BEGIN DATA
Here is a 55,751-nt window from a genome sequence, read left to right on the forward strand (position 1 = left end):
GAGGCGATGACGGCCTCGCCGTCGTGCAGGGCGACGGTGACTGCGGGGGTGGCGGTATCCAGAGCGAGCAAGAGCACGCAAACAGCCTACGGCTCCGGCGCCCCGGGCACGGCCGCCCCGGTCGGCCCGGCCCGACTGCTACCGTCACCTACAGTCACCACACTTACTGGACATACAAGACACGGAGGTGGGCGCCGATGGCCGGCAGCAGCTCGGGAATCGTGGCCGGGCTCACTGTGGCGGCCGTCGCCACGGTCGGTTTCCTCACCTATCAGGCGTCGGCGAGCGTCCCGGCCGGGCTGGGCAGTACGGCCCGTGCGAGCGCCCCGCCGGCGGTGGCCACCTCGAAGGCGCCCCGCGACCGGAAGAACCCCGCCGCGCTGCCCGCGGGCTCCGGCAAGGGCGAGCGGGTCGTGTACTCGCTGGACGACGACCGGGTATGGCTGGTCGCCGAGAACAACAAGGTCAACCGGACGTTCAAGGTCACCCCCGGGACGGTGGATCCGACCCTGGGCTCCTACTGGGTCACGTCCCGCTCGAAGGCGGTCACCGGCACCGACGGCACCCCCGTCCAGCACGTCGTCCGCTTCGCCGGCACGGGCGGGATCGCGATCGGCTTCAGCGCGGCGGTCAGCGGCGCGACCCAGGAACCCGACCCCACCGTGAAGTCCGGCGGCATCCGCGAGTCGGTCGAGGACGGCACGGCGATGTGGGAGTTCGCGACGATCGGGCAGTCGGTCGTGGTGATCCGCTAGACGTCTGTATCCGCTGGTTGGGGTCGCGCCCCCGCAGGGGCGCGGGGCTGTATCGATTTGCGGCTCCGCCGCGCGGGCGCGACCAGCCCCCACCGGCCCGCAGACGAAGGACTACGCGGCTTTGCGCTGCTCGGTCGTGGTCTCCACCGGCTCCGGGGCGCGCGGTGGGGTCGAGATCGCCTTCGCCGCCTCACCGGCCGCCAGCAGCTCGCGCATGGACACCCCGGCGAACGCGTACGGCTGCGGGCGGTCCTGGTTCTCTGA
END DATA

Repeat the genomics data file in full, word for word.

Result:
Here is a 55,751-nt window from a genome sequence, read left to right on the forward strand (position 1 = left end):
GAGGCGATGACGGCCTCGCCGTCGTGCAGGGCGACGGTGACTGCGGGGGTGGCGGTATCCAGAGCGAGCAAGAGCACGCAAACAGCCTACGGCTCCGGCGCCCCGGGCACGGCCGCCCCGGTCGGCCCGGCCCGACTGCTACCGTCACCTACAGTCACCACACTTACTGGACATACAAGACACGGAGGTGGGCGCCGATGGCCGGCAGCAGCTCGGGAATCGTGGCCGGGCTCACTGTGGCGGCCGTCGCCACGGTCGGTTTCCTCACCTATCAGGCGTCGGCGAGCGTCCCGGCCGGGCTGGGCAGTACGGCCCGTGCGAGCGCCCCGCCGGCGGTGGCCACCTCGAAGGCGCCCCGCGACCGGAAGAACCCCGCCGCGCTGCCCGCGGGCTCCGGCAAGGGCGAGCGGGTCGTGTACTCGCTGGACGACGACCGGGTATGGCTGGTCGCCGAGAACAACAAGGTCAACCGGACGTTCAAGGTCACCCCCGGGACGGTGGATCCGACCCTGGGCTCCTACTGGGTCACGTCCCGCTCGAAGGCGGTCACCGGCACCGACGGCACCCCCGTCCAGCACGTCGTCCGCTTCGCCGGCACGGGCGGGATCGCGATCGGCTTCAGCGCGGCGGTCAGCGGCGCGACCCAGGAACCCGACCCCACCGTGAAGTCCGGCGGCATCCGCGAGTCGGTCGAGGACGGCACGGCGATGTGGGAGTTCGCGACGATCGGGCAGTCGGTCGTGGTGATCCGCTAGACGTCTGTATCCGCTGGTTGGGGTCGCGCCCCCGCAGGGGCGCGGGGCTGTATCGATTTGCGGCTCCGCCGCGCGGGCGCGACCAGCCCCCACCGGCCCGCAGACGAAGGACTACGCGGCTTTGCGCTGCTCGGTCGTGGTCTCCACCGGCTCCGGGGCGCGCGGTGGGGTCGAGATCGCCTTCGCCGCCTCACCGGCCGCCAGCAGCTCGCGCATGGACACCCCGGCGAACGCGTACGGCTGCGGGCGGTCCTGGTTCTCTGA